What Is Equivocation Fallacy? | Examples & Definition

Reasoning updated on  February 7, 2024 4 min read

Equivocation fallacies occur when an argument’s persuasiveness depends on the confusing use of a word that has multiple meanings. When a word is used in different ways in the same argument, and no clear distinction is made, the argument can become misleading.

Equivocation fallacy example
“Our nation values freedom. That’s why we should have only state-run media. Government controlled media that aligns with our national values will keep our citizens free from foreign influences and disinformation.”

This argument commits the equivocation fallacy by conflating two meanings of being “free.” Initially the word “freedom” is used to refer to the idea of having civil liberties and not being controlled or dominated by anyone. However, the word “free” is later used in the sense of being relieved of something negative.

People may commit the equivocation fallacy intentionally, in persuasive contexts, or as a result of faulty reasoning.

What is the equivocation fallacy?

The equivocation fallacy occurs when a key term is used with different meanings in an argument, resulting in a misleading argument. Equivocation can make an argument’s premises seem to support the conclusion when in reality they do not.

As an informal logical fallacy, equivocation isn’t strictly related to the structure of an argument. Rather, informal fallacies are errors in reasoning that involve incorrect assumptions, irrelevant information, or misleading uses of language. Informal fallacies are said to render an argument unsound.

Equivocation belongs to a group of informal fallacies known as fallacies of ambiguity. Other fallacies of ambiguity include the following:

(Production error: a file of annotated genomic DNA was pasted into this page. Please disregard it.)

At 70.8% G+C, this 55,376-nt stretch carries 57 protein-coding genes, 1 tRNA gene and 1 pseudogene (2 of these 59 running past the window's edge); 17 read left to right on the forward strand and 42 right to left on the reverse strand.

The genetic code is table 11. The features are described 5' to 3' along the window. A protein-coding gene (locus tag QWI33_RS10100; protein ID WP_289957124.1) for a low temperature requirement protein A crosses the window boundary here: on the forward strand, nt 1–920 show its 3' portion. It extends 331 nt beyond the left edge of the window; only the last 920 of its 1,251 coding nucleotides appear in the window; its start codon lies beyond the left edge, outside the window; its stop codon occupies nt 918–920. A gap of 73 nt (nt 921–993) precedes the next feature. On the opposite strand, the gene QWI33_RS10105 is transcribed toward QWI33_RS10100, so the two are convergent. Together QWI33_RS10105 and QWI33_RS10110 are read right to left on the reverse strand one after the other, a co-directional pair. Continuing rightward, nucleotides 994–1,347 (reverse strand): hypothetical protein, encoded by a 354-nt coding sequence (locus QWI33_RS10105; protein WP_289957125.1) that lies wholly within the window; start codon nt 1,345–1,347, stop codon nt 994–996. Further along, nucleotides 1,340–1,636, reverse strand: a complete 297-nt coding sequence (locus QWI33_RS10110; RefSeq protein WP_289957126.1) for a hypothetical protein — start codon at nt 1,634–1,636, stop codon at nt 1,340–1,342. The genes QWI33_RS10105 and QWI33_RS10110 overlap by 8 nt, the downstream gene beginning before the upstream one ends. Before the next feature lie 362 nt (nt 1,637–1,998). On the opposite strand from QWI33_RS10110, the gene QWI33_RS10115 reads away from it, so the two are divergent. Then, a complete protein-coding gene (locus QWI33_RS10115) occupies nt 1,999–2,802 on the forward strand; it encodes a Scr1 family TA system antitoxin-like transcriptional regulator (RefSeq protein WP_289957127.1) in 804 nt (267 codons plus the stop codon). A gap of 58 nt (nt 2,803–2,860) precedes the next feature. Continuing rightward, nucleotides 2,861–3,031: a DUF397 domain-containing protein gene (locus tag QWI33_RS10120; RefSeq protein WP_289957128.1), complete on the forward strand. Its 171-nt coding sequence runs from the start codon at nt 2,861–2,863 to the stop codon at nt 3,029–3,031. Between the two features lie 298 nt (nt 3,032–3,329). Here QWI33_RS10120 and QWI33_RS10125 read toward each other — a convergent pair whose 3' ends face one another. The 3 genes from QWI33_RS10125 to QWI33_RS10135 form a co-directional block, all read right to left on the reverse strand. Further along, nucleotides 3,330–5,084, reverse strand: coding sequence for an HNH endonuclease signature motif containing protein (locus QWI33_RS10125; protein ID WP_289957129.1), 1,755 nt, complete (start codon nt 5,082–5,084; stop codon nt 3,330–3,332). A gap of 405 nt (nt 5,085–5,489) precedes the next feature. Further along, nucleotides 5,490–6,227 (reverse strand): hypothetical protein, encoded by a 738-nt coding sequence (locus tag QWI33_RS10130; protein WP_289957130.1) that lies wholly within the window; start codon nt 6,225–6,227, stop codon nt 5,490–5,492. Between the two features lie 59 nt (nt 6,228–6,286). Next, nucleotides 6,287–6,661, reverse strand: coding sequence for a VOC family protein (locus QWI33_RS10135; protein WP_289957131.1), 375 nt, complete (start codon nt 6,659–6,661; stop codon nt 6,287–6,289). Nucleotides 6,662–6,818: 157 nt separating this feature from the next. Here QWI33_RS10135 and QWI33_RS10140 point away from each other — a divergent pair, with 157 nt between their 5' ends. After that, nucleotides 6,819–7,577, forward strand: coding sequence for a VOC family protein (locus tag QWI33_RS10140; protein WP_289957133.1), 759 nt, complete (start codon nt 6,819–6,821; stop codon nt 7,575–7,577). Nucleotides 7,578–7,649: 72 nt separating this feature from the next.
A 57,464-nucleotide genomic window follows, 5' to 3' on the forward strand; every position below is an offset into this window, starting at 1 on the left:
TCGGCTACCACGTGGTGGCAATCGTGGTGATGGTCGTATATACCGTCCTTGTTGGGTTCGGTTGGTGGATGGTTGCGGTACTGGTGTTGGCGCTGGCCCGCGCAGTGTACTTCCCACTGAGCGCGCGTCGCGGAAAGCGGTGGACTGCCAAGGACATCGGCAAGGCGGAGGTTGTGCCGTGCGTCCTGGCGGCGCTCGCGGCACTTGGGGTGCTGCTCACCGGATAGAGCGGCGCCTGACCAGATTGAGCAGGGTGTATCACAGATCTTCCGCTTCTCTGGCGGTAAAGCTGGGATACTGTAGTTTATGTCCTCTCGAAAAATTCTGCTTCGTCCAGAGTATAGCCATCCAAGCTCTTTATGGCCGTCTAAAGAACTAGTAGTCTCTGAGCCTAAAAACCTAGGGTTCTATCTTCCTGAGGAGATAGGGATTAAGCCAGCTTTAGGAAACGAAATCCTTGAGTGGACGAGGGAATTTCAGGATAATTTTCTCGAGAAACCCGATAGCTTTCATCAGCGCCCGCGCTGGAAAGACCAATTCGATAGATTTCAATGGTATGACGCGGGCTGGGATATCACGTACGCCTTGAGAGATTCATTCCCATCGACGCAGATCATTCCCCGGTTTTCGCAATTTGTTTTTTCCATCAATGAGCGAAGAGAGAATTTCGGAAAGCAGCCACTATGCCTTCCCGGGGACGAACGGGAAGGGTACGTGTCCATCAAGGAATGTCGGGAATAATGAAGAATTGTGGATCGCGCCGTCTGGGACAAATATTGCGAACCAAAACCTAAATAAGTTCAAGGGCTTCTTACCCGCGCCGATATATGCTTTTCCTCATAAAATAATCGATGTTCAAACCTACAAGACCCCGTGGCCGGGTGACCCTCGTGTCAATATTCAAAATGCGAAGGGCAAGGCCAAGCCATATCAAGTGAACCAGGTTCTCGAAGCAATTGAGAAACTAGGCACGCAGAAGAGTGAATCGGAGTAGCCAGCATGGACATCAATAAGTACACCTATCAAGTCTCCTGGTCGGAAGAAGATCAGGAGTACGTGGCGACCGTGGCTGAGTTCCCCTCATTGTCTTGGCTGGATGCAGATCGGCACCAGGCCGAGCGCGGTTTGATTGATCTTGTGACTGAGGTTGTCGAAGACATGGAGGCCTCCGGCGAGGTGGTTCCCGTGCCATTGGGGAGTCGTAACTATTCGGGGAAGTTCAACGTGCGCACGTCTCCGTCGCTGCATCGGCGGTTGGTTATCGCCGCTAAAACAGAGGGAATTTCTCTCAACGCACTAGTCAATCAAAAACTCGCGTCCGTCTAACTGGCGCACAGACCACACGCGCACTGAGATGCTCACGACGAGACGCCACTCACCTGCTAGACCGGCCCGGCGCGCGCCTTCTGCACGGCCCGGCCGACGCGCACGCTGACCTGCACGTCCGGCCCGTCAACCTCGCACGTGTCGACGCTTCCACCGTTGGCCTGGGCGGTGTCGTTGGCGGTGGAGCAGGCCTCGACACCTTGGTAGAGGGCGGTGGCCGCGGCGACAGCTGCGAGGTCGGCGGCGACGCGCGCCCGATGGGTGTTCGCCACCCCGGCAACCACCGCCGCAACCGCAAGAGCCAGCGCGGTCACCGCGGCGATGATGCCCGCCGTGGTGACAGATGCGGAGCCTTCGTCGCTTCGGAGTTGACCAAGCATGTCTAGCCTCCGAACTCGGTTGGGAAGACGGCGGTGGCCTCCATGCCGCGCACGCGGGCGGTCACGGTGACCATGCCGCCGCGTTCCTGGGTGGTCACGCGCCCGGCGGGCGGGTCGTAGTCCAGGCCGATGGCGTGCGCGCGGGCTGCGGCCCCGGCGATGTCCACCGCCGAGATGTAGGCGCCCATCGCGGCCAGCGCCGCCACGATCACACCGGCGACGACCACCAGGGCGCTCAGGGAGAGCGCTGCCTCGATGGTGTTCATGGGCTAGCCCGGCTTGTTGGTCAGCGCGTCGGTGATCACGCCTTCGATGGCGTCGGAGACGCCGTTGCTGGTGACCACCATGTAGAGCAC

• Amphiboly fallacy: Misinterpreting a text based on ambiguous sentence structure
  • Fallacy of accent: Altering the meaning of a statement by emphasizing different words or phrases
  • Fallacy of composition: Assuming that what's true for parts is also true for the whole
  • Fallacy of division: Inferring that what’s true for the whole is also true for its individual parts

How does the equivocation fallacy work?

The equivocation fallacy involves using a word or phrase with multiple meanings, while ignoring the fact that it has multiple meanings. Arguments that commit the equivocation fallacy may have the following characteristics:

  • Verbal ambiguity: A word is used with multiple definitions or shades of meaning.
  • Contextual shift: The same word shifts context within the argument without clear explanation.
  • Unsound reasoning: The argument ultimately doesn’t make the point that it intends to make because it relies on the inconsistent use of a word or phrase.

The equivocation fallacy is distinct from the more general term “equivocation,” which refers to communication that is intentionally evasive or ambiguous. This general type of equivocation, which isn’t limited to the context of a fallacious argument, may be used to evade direct answers, navigate sensitive topics, or avoid committing to a clear stance.

Equivocation fallacies are also distinct from puns and other forms of play on words. Whereas equivocation occurs in an argument, puns are a rhetorical device that rely on the multiple meanings of a word for the purpose of humor.

Equivocation fallacy examples

Examples of equivocation fallacies can be found in a variety of contexts, from casual discussions to political discourse.

Equivocation fallacy examples in politics

Equivocation fallacies can be used strategically in politics to influence public opinion. By deliberately exploiting the ambiguity of words, politicians and commentators can construct arguments that appear sound but are actually misleading.

Equivocation fallacy example in politics
A mayoral candidate makes the following statement in a campaign speech:

“My priority is stabilizing the city’s economy. That’s why implementing rent-stabilized housing will be my first action in office.”